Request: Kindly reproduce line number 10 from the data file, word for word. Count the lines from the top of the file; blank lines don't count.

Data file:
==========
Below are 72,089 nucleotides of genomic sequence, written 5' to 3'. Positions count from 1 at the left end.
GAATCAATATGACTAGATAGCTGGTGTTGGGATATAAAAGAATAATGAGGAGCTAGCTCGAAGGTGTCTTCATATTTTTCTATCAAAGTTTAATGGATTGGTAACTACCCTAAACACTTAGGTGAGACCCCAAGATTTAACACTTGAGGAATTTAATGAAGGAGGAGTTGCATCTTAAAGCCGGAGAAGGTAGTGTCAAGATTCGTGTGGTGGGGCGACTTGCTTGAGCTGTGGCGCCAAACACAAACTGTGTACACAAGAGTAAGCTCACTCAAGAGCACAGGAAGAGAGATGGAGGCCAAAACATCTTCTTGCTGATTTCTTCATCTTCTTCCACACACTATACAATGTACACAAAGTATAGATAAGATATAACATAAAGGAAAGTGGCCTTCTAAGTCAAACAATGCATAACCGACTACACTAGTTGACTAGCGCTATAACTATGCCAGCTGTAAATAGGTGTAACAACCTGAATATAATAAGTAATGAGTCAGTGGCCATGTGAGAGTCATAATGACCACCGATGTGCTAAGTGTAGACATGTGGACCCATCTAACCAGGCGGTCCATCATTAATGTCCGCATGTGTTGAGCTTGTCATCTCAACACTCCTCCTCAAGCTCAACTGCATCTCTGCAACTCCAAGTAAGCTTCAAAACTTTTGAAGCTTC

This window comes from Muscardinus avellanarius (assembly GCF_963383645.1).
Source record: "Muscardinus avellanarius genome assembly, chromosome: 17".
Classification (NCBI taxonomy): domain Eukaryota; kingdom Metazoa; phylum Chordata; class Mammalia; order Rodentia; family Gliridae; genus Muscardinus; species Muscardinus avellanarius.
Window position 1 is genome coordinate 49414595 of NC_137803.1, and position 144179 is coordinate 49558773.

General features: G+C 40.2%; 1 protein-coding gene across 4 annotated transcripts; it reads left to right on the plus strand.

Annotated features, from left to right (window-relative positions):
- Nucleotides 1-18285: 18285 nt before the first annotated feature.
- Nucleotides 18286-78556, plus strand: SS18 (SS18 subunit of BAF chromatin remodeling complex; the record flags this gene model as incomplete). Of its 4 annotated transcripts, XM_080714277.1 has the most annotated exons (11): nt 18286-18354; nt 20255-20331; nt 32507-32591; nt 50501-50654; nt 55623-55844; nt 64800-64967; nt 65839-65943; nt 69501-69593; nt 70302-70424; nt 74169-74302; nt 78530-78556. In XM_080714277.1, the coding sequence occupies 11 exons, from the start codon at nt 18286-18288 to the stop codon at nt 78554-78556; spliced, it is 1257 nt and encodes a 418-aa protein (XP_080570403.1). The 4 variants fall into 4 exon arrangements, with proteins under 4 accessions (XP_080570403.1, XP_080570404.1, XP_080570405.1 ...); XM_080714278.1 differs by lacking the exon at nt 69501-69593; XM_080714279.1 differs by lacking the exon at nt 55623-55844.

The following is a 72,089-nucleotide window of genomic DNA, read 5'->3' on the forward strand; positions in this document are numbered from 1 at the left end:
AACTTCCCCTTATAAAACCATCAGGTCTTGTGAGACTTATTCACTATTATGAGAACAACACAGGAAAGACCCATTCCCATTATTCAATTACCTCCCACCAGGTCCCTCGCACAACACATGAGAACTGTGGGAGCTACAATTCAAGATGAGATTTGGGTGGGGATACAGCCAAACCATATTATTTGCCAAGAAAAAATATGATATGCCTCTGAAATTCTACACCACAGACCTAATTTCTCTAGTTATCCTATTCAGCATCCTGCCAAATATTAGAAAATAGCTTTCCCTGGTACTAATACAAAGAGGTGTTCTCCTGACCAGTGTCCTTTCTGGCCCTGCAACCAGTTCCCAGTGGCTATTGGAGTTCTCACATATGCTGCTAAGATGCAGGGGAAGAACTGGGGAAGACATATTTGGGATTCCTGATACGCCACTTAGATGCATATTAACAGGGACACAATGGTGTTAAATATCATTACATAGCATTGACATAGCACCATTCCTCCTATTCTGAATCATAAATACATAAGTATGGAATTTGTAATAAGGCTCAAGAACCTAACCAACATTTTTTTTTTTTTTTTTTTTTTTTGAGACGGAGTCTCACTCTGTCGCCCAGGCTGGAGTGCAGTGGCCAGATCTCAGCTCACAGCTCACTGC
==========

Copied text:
- Nucleotides 18286-78556, plus strand: SS18 (SS18 subunit of BAF chromatin remodeling complex; the record flags this gene model as incomplete). Of its 4 annotated transcripts, XM_080714277.1 has the most annotated exons (11): nt 18286-18354; nt 20255-20331; nt 32507-32591; nt 50501-50654; nt 55623-55844; nt 64800-64967; nt 65839-65943; nt 69501-69593; nt 70302-70424; nt 74169-74302; nt 78530-78556. In XM_080714277.1, the coding sequence occupies 11 exons, from the start codon at nt 18286-18288 to the stop codon at nt 78554-78556; spliced, it is 1257 nt and encodes a 418-aa protein (XP_080570403.1). The 4 variants fall into 4 exon arrangements, with proteins under 4 accessions (XP_080570403.1, XP_080570404.1, XP_080570405.1 ...); XM_080714278.1 differs by lacking the exon at nt 69501-69593; XM_080714279.1 differs by lacking the exon at nt 55623-55844.